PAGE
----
Walking through the Egyptian exhibition, we were determined to make Egypt one of our next destinations in the next few years (we do hope it can come true).
The Berlin Golden Hat is another important treasure of the Neues Museum. It is one of the four known Golden Hats in the world, of the late bronze age made from thin gold leaf.
As the sun was setting, we ended our day on Museum Island, sitting outside the Berliner Dom watching families strolling around the fountain, kids playing on the grass, dogs walking around the park. At that moment, it felt so carefree in that big open space, under the changing colour of the sky.
There is also an art market just outside Museum Island every weekend where you can find affordable made-in-Berlin arts pieces and creative crafts.
A trip to the Museum of Technology could take you an entire day as it is not just huge, but filled with old locomotives, ships, planes and electronic items of the past.
There were also gadgets of the past.
A special exhibit at the Museum of Technology, of old cars and networking devices.
After watching ‘The Imitation Game’ and reading about Alan Turing and the WWII Code breakers, we wanted to see the original Enigma machine for ourselves. And it still looks to be in impeccable condition.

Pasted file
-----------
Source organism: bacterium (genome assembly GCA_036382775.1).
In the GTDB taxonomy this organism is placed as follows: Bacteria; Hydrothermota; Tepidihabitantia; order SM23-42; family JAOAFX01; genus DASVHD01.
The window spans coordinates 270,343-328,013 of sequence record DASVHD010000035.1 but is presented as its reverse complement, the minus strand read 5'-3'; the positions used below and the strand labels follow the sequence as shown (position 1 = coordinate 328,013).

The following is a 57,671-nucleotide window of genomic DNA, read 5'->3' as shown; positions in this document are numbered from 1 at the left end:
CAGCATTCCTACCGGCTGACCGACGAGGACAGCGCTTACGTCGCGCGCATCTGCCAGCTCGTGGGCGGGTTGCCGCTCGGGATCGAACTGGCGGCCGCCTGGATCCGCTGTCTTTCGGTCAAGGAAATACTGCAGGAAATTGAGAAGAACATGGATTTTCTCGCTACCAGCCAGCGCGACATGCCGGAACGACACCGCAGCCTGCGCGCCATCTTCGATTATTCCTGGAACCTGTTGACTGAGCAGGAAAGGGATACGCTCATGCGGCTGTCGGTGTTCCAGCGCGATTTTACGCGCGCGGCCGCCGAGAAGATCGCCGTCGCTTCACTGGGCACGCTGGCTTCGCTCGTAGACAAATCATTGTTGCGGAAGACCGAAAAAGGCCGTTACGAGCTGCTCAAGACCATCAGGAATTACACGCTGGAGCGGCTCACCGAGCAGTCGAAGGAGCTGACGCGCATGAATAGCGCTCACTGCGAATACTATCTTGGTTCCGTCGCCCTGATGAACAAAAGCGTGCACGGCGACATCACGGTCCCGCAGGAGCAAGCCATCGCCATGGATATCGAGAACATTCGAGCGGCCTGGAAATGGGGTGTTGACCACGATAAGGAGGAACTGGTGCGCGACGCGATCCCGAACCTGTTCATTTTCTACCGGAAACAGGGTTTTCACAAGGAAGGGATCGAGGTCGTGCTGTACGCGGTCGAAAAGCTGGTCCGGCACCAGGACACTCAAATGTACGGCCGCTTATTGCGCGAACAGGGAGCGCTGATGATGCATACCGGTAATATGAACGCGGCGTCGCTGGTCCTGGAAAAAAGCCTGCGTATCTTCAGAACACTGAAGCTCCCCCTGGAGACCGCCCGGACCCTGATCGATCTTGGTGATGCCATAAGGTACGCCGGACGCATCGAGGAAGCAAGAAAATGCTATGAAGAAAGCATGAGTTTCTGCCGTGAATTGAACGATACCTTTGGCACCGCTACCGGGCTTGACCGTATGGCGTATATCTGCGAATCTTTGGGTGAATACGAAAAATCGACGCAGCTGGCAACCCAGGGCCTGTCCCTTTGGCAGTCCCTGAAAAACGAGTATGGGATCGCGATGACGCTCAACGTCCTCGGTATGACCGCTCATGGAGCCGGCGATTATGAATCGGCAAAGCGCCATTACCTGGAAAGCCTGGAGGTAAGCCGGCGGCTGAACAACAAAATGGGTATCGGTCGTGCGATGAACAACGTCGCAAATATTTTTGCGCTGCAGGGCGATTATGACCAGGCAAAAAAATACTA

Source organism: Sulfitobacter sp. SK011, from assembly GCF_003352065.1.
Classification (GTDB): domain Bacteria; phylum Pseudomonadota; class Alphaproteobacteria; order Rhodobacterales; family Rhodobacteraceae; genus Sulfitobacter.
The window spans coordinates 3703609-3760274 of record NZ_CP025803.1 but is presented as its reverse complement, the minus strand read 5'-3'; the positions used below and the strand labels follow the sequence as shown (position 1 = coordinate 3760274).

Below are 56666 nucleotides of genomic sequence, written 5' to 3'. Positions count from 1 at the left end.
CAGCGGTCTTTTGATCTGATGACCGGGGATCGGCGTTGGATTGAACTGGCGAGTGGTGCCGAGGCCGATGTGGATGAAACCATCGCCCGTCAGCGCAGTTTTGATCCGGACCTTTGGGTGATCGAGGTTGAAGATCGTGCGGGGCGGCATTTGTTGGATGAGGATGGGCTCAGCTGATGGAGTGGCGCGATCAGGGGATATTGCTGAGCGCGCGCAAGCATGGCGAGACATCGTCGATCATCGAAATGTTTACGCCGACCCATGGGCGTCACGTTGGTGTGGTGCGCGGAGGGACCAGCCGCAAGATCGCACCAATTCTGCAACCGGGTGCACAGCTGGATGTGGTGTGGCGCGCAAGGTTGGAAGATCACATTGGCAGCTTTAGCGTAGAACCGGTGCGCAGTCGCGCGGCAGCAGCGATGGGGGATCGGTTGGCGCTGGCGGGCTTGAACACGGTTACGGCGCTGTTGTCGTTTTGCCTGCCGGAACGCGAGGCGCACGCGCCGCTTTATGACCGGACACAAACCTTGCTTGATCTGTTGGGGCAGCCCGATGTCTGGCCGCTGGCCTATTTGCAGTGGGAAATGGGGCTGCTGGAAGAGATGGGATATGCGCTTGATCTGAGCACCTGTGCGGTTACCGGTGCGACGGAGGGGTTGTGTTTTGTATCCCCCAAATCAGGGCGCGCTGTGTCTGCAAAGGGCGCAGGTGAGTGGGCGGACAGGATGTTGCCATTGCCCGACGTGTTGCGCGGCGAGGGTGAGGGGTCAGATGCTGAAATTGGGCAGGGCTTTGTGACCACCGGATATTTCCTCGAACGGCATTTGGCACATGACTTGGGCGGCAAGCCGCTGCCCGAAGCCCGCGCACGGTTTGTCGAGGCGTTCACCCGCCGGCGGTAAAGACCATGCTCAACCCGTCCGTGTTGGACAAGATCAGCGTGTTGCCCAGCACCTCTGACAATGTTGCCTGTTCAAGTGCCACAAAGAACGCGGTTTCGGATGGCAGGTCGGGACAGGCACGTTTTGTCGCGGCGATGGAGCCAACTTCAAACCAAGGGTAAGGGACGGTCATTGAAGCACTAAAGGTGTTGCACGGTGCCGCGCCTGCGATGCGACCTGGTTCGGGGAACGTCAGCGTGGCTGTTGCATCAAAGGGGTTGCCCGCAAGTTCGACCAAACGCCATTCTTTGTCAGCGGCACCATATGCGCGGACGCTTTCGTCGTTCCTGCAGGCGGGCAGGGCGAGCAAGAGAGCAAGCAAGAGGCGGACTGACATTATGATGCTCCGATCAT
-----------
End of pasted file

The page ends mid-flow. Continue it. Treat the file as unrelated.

This Enigma Cipher Machine was used in WWII to send out German military messages. It produces 10,586,916,764,424,000 probabilities, proving difficult to break the code. It took human laziness and mistakes for cryptologists to finally succeed in enciphering the messages and winning the war for the allies.
MEMORIAL TO THE MURDERED JEWS OF EUROPE
The Memorial to the Murdered Jews of Europe covers 19,000m2 near the Brandenburg Gate, consisting of 2,711 concrete slabs arranged in a grid pattern on a sloping field.
As we walked down the slope, we could no longer look above the stelae, but were instead engulfed within the cold concrete walls that surrounded us.